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Right-winger Liz Cheney quits Senate race in Wyoming

Liz Cheney, daughter of former Vice President Dick Cheney, said on Jan. 6 that she is abandoning her effort to unseat Republican incumbent Sen. Mike Enzi of Wyoming.

Cheney cited “serious health issues” that “have recently arisen in our family” as the reason for her decision.

But her candidacy had raised hackles in the Republican Party and caused a public rift with her sister, Mary, a lesbian, over Liz Cheney’s opposition to marriage equality.

In her withdrawal statement, Cheney did not mention those controversies.

“Serious health issues have recently arisen in our family, and under the circumstances, I have decided to discontinue my campaign. My children and their futures were the motivation for our campaign and they will always be my overriding priority,” Cheney said. She did not specify those health issues.

She added: “As a mother and a patriot, I know that the work of defending freedom and protecting liberty must continue for each generation. Though this campaign stops today, my commitment to keep fighting with you and your families for the fundamental values that have made this nation and Wyoming great will never stop.”

Cheney moved her family from Virginia to Wyoming to run for the seat. Her effort to replace Enzi angered and upset many Republicans and drew virtually no support from Senate Republicans, who rushed to back the Senate veteran. Enzi’s supporters called Cheney a carpetbagger and opportunist. .

Sen. Jerry Moran, R-Kan., chairman of the National Republican Senatorial Committee, swiftly expressed support for Enzi moments after Cheney announced last year.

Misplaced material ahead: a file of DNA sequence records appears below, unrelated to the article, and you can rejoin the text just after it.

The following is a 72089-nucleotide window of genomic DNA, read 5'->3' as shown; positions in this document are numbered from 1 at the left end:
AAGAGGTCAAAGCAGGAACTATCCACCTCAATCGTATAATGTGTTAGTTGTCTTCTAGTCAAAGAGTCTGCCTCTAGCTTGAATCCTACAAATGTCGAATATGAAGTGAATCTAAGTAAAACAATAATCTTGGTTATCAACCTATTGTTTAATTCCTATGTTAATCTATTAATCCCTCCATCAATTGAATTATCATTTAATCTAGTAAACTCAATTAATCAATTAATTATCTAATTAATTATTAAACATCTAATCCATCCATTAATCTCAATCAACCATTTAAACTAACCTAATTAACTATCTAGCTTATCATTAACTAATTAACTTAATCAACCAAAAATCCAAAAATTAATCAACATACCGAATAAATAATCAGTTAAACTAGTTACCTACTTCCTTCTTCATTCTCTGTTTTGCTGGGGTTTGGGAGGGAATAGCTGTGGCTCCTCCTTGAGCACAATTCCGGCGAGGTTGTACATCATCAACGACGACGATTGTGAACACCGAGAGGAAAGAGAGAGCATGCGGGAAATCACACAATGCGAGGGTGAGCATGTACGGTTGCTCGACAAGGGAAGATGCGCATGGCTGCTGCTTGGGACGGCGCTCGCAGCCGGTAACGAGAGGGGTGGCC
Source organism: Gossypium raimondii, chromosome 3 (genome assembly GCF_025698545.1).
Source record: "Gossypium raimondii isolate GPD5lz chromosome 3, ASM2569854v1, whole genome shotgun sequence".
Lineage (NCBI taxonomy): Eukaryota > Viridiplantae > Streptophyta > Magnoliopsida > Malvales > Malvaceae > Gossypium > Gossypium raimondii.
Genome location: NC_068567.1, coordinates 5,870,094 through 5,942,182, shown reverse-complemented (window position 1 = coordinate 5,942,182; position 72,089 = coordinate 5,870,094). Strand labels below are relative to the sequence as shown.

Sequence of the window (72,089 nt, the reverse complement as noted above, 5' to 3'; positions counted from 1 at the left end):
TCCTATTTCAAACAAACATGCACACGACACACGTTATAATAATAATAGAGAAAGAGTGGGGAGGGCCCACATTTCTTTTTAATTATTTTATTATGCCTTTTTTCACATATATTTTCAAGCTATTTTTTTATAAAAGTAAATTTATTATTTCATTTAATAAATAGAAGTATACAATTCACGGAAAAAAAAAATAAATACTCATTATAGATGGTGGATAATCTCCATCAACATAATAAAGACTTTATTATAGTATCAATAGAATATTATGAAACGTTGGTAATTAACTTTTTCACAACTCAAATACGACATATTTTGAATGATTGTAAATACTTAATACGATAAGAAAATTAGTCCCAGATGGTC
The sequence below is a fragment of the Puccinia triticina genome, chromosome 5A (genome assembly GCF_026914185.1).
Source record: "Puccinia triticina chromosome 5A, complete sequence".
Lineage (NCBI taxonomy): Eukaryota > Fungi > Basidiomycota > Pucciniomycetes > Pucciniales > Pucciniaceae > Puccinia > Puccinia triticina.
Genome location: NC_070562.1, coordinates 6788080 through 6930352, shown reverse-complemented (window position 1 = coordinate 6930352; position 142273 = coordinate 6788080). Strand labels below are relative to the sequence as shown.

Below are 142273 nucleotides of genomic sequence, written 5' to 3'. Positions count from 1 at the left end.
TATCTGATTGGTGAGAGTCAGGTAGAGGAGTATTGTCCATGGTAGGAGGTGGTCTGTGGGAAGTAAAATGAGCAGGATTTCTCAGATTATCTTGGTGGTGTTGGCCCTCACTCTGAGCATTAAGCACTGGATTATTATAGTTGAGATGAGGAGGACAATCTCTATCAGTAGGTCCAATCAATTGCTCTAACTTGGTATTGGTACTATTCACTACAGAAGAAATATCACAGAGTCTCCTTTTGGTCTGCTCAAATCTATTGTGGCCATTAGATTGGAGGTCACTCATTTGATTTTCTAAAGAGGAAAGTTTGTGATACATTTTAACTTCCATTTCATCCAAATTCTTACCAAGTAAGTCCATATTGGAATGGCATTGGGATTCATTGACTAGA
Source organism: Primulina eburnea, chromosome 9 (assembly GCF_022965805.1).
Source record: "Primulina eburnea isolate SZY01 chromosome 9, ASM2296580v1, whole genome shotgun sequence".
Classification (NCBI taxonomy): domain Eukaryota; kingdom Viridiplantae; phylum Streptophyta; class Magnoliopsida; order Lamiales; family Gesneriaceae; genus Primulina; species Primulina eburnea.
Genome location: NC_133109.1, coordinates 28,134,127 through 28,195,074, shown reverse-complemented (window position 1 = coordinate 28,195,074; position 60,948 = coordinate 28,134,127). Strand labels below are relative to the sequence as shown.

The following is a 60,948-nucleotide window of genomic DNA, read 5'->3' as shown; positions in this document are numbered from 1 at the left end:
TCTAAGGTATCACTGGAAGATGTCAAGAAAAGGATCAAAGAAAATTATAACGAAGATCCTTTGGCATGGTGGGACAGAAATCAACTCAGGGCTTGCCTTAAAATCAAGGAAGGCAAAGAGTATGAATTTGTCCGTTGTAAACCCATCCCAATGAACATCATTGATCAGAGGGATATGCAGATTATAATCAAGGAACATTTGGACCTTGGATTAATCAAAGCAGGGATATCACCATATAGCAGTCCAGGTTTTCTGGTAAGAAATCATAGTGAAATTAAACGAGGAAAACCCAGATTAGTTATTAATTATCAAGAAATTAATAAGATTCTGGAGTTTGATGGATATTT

When she announced her campaign, Cheney said it was time for Republicans in Congress to stop “cutting deals” with Democrats and said it was time “for a new generation of leaders.”

“We’ve got to stand and fight, and we have to defend what we believe in. We have to not be afraid of being called obstructionists,” Cheney said.

“In my view, obstructing President Obama’s policies and his agenda isn’t actually obstruction; it’s patriotism,” Cheney said. “I think we have to stop what he’s doing, and then as conservatives, we’ve got to say, `Here’s what we believe,’ and, `Here’s the path forward,’ and that’s what I intend to lay out in this campaign.”

In November, Cheney said she opposed gay marriage, sparking a public feud with her sister, Mary, who is a lesbian and married.

Cheney’s decision was first reported by CNN, The New York Times and Politico.

Cheney spat highlights dilemma for GOP on gay marriage

The dispute over gay marriage between Dick Cheney’s daughters is shining a bright light on the Republican Party’s broader dilemma with the issue.

Public support for gay marriage has been rising dramatically. Yet a big majority of Republicans oppose it. And they tend to nominate candidates for Congress and the presidency who are out of step with the shift in public opinion, at least at the national level.

Republicans will confront this issue in congressional and governors’ races next year. It could play an even bigger role in the 2016 presidential election. Anyone supporting gay marriage would face tough resistance in GOP primaries, which conservatives dominate.

The more attention the issue gets, the more it might alienate much-needed independent voters in the general election.

“Many of us in the Republican Party would like to see this issue go away,” said Mark Graul, a Wisconsin political strategist. Still, he said, gay marriage is a less important issue than it has been portrayed, and relatively small numbers of voters consider it their top priority.